Contrary to some perceptions, the University of Miami Miller School of Medicine is not an island. As the only academic medical center in a continuously growing region, the Miller School is a unique institution and has a very specific role and responsibility to fulfill in advancing knowledge, training health care providers, and caring for patients and their families.

Academic medical centers do not exist for themselves—they are institutions that are expected to provide leadership in health care service delivery, health policy, and community outreach to guide and provide mechanisms by which the overall health status of the community can be improved. Academic medical centers are rightly expected to produce the next generation of health care providers, particularly physicians, and through the interaction with community-based providers and hospitals throughout the region, they are intended to have a general uplifting effect on the quality and capability of health care services. This is the view maintained by the Miller School’s leadership team.

One can say that the Miller School should expand the role of UM’s medical enterprise to the greater community, but if you can’t execute on the fundamental things back on home base, then you can’t really deliver in the best way possible in broader initiatives. So one area the leadership team will be focusing on is organizational effectiveness: how we make decisions; how we organize to execute on decisions; the rigor with which we measure how we’re performing; the willingness to be honest with ourselves and with our employees about whether things are going well or not; the ability to have employees feel engaged with what the institution is trying to accomplish; and the ability to reward people when things go well.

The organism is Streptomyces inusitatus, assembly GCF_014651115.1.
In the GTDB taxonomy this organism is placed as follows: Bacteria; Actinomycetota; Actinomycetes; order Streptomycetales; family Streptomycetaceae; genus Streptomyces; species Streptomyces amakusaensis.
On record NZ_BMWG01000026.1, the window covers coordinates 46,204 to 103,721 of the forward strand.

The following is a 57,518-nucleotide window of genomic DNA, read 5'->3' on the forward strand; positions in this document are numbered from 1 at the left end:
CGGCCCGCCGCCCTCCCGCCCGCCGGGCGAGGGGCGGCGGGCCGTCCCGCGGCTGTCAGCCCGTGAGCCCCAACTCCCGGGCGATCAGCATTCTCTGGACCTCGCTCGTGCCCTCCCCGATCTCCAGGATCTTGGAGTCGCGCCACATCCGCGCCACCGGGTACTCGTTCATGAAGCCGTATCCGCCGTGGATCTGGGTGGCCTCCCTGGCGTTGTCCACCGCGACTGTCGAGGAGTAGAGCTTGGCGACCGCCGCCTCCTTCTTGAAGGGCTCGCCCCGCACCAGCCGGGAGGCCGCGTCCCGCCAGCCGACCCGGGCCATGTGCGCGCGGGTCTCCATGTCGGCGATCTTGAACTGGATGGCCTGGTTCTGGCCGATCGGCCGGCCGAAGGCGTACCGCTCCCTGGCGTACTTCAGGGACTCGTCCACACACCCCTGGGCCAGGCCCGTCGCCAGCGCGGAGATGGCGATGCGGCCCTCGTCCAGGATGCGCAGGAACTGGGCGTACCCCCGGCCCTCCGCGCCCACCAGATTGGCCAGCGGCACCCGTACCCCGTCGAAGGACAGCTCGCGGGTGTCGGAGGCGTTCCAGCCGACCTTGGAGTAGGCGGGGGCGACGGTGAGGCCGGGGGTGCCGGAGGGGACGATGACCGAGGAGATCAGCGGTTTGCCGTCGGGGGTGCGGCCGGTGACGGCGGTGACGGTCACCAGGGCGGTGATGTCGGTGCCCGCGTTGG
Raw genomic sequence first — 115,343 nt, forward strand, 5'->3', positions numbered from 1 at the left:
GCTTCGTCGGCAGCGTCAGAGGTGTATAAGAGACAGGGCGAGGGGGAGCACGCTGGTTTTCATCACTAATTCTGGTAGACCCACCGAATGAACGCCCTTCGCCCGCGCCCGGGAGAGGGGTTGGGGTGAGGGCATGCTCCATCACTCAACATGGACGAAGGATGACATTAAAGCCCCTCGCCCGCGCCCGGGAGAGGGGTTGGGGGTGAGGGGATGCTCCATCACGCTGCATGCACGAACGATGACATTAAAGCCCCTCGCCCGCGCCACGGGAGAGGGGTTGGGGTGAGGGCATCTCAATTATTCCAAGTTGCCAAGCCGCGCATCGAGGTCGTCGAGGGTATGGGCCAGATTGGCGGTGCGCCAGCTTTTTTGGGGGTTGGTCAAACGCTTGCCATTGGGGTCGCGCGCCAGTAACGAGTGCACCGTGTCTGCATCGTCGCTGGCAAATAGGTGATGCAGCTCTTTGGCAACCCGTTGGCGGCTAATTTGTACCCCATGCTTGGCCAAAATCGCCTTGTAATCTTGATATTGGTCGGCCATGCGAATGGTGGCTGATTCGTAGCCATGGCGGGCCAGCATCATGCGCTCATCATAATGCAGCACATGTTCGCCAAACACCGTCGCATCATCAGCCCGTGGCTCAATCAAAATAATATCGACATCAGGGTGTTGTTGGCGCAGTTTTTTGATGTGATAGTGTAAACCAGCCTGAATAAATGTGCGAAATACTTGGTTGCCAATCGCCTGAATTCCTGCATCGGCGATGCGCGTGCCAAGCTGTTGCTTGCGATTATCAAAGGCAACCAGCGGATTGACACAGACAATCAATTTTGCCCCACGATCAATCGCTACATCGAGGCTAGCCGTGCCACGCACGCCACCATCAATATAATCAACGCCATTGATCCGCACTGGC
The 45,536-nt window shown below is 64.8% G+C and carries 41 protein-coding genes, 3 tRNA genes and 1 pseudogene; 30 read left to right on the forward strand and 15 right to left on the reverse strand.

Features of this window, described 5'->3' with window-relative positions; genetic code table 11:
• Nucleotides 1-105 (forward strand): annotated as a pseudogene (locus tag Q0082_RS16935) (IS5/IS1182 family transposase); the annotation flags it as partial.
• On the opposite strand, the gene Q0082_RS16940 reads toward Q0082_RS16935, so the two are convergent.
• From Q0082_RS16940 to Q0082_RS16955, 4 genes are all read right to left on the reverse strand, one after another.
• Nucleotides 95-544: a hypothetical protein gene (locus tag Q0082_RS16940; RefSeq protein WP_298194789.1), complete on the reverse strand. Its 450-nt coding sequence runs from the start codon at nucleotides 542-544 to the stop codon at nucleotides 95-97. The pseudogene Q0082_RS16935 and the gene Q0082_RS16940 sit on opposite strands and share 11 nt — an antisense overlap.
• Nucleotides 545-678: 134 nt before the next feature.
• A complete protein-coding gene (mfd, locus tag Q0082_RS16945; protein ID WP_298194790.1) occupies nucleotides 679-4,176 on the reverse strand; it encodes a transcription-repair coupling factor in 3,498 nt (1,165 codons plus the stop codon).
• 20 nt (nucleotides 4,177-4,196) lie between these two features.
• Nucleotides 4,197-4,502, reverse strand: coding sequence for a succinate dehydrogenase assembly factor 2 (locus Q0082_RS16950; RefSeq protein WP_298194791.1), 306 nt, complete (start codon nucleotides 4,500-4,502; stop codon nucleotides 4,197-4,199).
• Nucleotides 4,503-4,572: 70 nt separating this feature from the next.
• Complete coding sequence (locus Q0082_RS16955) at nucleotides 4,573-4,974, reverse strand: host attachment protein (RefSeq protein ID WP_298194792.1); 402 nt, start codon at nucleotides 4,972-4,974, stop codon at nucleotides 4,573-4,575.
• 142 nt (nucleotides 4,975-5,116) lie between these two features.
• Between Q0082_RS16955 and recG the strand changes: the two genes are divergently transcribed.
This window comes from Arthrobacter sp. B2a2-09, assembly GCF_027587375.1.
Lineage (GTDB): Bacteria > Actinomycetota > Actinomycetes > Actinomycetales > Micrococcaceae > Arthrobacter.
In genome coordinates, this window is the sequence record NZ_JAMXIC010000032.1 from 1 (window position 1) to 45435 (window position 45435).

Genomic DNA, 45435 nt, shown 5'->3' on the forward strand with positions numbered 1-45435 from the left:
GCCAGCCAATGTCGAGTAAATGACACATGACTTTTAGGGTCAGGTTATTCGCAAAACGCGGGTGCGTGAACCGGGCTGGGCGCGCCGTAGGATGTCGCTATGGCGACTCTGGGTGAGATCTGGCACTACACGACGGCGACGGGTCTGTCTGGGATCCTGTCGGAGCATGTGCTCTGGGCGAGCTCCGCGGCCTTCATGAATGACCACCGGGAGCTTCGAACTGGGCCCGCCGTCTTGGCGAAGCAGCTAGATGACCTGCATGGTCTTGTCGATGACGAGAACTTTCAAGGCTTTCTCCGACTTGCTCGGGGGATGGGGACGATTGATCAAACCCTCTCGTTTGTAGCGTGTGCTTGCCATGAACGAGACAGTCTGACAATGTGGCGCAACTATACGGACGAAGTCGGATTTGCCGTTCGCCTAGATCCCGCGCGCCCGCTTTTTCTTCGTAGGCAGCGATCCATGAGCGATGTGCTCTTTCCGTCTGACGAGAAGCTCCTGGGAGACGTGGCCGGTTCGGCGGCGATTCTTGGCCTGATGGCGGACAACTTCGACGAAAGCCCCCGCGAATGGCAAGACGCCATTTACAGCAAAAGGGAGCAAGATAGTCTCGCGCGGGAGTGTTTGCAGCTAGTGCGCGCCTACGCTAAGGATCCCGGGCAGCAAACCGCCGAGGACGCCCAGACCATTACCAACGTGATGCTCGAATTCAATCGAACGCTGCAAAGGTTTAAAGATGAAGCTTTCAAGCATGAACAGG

If the institution is not measuring up, there are reasons why. It’s a matter of diagnostics and therapeutics. You cannot solve a problem you do not understand, and you cannot understand that there’s a problem if you are not measuring against a definition of success.

We’re in the process of strategic plan development to define together what we want to measure and how. This process will set objectives and help the school decide where to spend its energy.

Places like UM are idea factories—there are new notions and new possibilities that arrive every day. If you chase every one of them, then you dissipate the institution’s capability to execute them. You have to choose some things that are important to do, and you focus on those until they’re done. Otherwise employees come to work, and they don’t have a context for what the institution is trying to do. Human beings don’t function well without a context. It’s true in our everyday lives. We have our view of what’s going on around us and where we fit into it and what’s important and what’s not—and if the leaders of the institution are not effectively communicating a context for the work its people do, then they’ll make up their context as best they can, and they may well not get it right. Some organizations work better than others, and if you look at the ones that work well, the mission of the organization is clear to everyone who works there.

Some would say this is just common sense, but there’s more to it than that—there are many sophisticated things one can and should do in a complicated institution such as the Miller School. But there’s no substitute for clear communication and clear thinking, and that applies to all of us. And that will be how we move the institution into the future and as one of the country’s premier academic medical centers.

William Donelan is vice president for medical administration and chief operating and strategy officer of the Miller School of Medicine.